“When you can effectively deny a man of his history, you can effectively deny him of his very humanity.” The statement from A Handbook for Teachers of African American Children by Baruti K. Kafele, an award-winning educator, whose first name means teacher, is so true.
What about women’s history? It astounds me that with all the great leaders in the world, when I ask my freshmen English class to write about heroes, most fourteen-year-old girls, choose celebrities like Lady Gaga to idolize.
“When I was your age,” I explained to my class, “women were second-class citizens. Female athletes and books about them were non-existent; very few female biographies were published. My hero was Harriet Tubman a brave, athletic slave who escaped to freedom and then led others on Underground Railroad.”
“How did a white girl end up with a black slave for hero?”
Women were obliterated from literature, except in the role as damsel in distress. Like Scout in To Kill A Mockingbird, rebelling against the role of Southern white belle, I fought the confines of traditional womanhood in the 70s.
Yet individual acts of courage can make an extraordinary difference. Rosa Parks sat down so the nation would stand up for Civil Rights. Jane Addams, the first female Nobel Peace Prize recipient, helped poor Chicagoans survive the Great Depression. Harriet Tubman risked her freedom and her life helping 300 other slaves escape north.
Other heroes followed a more traditional path like my mom, Lenore McKinzie, who combined family and career. She instructed and nurtured, inspired and sewed. My mom’s passion led her to attend Dr. Clarice Boswell’s lecture on Pre-Civil War Quilts. Dr. Boswell explained how the codes stitched in quilt patterns signaled safe routes on the Underground Railroad and recounted her family ancestry in her book, Lizzie’s Story – A Slave Family’s Journey to Freedom.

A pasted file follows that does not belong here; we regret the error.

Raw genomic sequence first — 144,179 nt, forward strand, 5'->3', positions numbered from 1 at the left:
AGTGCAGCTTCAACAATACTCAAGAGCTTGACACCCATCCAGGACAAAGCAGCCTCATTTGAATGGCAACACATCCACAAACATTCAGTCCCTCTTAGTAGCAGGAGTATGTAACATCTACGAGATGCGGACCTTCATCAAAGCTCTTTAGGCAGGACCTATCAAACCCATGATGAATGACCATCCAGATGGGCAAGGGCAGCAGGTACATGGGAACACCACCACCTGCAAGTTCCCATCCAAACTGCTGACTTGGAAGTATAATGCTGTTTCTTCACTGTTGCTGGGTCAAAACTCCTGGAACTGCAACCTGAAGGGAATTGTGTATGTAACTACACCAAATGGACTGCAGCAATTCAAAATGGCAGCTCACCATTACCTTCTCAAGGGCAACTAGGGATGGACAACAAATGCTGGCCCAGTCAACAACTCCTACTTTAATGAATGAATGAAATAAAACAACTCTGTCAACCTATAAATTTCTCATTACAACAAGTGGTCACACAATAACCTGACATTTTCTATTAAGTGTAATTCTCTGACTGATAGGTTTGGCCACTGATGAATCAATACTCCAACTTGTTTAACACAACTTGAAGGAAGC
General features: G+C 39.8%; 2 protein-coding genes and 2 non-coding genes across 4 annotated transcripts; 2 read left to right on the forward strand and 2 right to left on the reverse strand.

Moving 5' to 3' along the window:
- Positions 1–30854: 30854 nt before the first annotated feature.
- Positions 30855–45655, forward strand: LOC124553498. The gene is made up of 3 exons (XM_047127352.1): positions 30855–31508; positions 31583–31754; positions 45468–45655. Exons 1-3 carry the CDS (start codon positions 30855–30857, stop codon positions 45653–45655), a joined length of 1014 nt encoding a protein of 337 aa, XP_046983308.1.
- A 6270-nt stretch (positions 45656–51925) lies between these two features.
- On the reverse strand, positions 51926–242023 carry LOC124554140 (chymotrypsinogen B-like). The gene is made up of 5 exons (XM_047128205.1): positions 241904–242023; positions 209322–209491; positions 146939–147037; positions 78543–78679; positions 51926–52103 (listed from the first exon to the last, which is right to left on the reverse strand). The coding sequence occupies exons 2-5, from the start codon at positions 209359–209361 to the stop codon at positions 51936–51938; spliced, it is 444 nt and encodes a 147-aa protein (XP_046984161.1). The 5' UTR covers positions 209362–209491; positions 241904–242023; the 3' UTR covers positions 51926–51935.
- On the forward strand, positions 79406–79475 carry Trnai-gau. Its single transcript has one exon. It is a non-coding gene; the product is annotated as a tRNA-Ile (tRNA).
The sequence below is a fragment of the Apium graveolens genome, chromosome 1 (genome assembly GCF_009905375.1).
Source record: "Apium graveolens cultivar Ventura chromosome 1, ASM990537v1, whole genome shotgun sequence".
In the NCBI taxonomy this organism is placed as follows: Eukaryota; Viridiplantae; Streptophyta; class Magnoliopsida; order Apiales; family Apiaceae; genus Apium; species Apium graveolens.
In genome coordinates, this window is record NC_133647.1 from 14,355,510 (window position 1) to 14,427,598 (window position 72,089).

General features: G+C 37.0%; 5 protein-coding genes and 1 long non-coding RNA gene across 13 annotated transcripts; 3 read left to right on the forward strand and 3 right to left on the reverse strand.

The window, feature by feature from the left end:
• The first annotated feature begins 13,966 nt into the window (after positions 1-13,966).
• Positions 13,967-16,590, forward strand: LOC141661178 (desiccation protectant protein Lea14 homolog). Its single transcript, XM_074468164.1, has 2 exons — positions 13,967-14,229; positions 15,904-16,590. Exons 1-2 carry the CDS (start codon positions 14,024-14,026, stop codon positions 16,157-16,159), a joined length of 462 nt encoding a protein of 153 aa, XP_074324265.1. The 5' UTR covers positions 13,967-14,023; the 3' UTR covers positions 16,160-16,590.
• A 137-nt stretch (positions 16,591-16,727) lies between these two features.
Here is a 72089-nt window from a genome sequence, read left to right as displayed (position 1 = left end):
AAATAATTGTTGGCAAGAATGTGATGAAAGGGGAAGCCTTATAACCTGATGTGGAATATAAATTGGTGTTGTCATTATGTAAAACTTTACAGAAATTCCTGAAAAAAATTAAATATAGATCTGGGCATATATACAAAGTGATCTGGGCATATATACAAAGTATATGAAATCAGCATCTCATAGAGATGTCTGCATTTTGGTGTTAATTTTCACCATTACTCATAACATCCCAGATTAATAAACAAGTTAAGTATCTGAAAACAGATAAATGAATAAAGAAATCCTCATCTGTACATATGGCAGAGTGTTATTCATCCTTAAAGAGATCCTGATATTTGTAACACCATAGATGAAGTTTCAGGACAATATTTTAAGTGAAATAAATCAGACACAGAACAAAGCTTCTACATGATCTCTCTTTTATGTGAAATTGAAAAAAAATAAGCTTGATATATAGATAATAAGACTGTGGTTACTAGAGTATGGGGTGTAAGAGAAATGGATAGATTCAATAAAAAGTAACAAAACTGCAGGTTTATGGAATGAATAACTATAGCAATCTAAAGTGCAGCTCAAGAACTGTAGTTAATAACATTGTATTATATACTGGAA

So where is this going? Dr. Boswell’s daughter, Cathy Boswell, a 1984 Olympic Gold Medalist, entered Illinois State University the year after I graduated. In my first coaching gig, Cathy starred on the team I coached at summer camp.
Now my class was hooked; the lesson tied in with basketball and the Olympics.
My international students thought the Underground Railroad was a real train tunnel. They had never heard of Harriet Tubman. Most had no clue what a quilt was either. I handed out photocopies of the Pre Civil War quilt patterns and then passed around an example of the mini quilt cover my mom made me. She sewed a red cardinal, Illinois’ state bird, also my Norwegian grandmother’s favorite, into the green and gold cloth as an everlasting a symbol of my own ancestry.
From Harriet Tubman to Jane Addams to Rosa Parks, “little” women made a big impact on history. From Betsy Ross to Clarice Boswell to Lenore McKinzie, American women connected generations in the great tapestry of humanity, one stitch at time.
Information on quilting events: http://www.northernillinoisquiltfest.com/events.html
October 20, 2011, 1:30 p.m. McHenry County Historical Society Museum: Dr. Clarice Boswell Presents – Pre-Civil War Quilts: Their Hidden Codes to the Freedom of Slaves through the Underground Railroad at the McHenry County Historical Society Museum. (Union, Illinois)